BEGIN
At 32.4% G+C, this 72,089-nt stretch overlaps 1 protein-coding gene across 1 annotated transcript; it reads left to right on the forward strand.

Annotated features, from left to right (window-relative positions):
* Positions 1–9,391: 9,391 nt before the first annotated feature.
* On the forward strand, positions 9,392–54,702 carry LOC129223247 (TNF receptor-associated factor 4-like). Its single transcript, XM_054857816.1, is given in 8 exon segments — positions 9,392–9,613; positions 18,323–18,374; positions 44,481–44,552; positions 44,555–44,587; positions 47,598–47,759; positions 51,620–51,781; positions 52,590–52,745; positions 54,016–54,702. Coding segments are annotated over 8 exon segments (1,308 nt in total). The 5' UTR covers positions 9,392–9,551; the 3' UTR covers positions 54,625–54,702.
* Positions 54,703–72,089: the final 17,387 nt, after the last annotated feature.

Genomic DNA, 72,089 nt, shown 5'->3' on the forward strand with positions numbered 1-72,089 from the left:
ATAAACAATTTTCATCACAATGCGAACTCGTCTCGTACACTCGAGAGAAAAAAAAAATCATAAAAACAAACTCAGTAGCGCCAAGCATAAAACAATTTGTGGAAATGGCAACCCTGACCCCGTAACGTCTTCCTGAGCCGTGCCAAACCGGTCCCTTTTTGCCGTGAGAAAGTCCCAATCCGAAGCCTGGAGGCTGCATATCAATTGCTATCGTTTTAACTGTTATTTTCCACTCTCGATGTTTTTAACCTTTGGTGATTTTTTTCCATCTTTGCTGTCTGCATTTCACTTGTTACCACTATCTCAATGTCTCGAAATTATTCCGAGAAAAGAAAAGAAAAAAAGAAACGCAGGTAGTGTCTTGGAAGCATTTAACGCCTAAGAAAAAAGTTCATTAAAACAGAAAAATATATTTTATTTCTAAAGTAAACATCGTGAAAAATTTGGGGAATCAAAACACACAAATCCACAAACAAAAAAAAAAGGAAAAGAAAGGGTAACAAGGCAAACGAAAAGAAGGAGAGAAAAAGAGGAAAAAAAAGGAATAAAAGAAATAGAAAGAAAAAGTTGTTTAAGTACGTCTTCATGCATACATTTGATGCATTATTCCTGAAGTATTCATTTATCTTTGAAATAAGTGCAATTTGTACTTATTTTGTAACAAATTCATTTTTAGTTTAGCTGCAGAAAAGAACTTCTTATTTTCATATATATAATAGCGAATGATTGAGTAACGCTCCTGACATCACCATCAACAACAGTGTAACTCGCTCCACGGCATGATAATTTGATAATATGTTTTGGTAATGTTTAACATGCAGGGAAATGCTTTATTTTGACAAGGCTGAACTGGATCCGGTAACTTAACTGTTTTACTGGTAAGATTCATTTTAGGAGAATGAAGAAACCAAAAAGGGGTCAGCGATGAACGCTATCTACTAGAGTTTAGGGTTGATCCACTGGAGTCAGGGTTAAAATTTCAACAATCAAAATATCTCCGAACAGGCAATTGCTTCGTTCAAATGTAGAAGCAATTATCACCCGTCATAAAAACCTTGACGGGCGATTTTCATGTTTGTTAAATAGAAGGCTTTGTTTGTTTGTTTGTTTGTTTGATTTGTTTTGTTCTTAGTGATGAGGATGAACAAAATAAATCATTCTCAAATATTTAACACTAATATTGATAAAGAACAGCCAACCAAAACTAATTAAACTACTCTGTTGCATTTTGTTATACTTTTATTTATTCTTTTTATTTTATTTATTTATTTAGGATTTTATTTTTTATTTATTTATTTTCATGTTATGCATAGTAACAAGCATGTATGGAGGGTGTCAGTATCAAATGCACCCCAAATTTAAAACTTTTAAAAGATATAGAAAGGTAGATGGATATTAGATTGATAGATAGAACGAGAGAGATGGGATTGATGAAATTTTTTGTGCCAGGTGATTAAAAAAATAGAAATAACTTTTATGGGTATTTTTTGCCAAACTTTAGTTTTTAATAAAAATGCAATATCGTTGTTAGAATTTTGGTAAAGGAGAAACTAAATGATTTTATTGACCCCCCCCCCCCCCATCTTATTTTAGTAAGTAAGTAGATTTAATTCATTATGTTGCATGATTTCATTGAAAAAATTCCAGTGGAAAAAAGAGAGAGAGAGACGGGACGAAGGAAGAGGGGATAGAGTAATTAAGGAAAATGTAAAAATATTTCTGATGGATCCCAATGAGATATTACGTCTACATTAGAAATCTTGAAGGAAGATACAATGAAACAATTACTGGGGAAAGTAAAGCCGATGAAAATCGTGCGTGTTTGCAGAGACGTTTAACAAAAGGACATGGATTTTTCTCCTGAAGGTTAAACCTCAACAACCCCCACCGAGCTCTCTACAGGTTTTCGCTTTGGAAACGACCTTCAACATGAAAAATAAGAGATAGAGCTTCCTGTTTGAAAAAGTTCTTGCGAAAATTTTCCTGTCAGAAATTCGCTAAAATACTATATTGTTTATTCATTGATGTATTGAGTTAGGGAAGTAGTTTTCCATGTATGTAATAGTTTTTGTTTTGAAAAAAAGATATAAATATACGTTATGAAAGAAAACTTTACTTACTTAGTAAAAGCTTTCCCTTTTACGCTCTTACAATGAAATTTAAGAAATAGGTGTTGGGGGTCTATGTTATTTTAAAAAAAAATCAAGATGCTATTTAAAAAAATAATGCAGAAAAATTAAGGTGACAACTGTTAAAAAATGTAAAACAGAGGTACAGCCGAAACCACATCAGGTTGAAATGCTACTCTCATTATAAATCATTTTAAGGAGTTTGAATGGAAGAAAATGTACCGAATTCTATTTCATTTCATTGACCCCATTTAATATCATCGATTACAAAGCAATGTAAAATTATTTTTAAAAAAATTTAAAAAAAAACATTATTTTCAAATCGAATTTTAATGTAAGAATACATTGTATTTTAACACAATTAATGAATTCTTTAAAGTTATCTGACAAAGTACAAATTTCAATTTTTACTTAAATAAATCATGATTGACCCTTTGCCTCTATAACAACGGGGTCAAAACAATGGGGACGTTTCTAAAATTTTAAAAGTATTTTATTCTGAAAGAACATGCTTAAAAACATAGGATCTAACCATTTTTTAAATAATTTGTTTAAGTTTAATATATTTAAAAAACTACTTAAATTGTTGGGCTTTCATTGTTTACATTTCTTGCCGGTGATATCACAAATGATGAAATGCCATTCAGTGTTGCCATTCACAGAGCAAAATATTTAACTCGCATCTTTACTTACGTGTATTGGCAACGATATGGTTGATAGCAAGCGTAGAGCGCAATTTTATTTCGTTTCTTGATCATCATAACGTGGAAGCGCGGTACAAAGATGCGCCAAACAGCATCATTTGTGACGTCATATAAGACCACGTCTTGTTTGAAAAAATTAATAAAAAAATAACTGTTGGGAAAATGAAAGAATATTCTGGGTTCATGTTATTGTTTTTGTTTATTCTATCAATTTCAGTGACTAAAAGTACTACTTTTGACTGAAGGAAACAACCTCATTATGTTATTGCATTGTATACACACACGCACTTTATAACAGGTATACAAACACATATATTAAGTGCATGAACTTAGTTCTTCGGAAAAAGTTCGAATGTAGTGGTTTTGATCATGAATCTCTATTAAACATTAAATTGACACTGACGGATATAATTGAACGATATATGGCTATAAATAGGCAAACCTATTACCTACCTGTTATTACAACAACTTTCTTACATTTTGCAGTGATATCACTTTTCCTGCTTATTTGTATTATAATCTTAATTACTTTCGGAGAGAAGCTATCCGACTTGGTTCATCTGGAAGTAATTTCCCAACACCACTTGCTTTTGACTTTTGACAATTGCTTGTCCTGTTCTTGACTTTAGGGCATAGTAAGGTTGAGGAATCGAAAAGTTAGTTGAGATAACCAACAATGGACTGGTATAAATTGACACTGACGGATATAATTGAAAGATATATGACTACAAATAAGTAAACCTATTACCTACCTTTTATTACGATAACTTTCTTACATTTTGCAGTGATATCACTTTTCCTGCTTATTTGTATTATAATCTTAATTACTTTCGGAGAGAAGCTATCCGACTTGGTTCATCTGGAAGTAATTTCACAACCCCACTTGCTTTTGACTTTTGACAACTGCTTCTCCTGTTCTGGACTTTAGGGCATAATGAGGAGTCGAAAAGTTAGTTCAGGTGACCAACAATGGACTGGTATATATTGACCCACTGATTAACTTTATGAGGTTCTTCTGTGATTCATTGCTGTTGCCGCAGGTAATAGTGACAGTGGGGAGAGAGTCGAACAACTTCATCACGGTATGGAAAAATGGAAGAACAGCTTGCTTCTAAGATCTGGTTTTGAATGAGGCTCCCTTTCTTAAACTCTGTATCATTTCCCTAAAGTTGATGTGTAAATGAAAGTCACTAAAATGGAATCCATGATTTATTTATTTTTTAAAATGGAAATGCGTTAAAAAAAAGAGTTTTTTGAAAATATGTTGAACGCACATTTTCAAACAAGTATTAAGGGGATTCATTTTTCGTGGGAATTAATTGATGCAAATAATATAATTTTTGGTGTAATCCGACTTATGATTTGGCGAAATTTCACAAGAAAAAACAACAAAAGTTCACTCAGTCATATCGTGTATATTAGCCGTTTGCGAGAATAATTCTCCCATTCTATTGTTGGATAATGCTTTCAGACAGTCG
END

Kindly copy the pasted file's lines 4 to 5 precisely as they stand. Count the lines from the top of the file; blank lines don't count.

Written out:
* On the forward strand, positions 9,392–54,702 carry LOC129223247 (TNF receptor-associated factor 4-like). Its single transcript, XM_054857816.1, is given in 8 exon segments — positions 9,392–9,613; positions 18,323–18,374; positions 44,481–44,552; positions 44,555–44,587; positions 47,598–47,759; positions 51,620–51,781; positions 52,590–52,745; positions 54,016–54,702. Coding segments are annotated over 8 exon segments (1,308 nt in total). The 5' UTR covers positions 9,392–9,551; the 3' UTR covers positions 54,625–54,702.
* Positions 54,703–72,089: the final 17,387 nt, after the last annotated feature.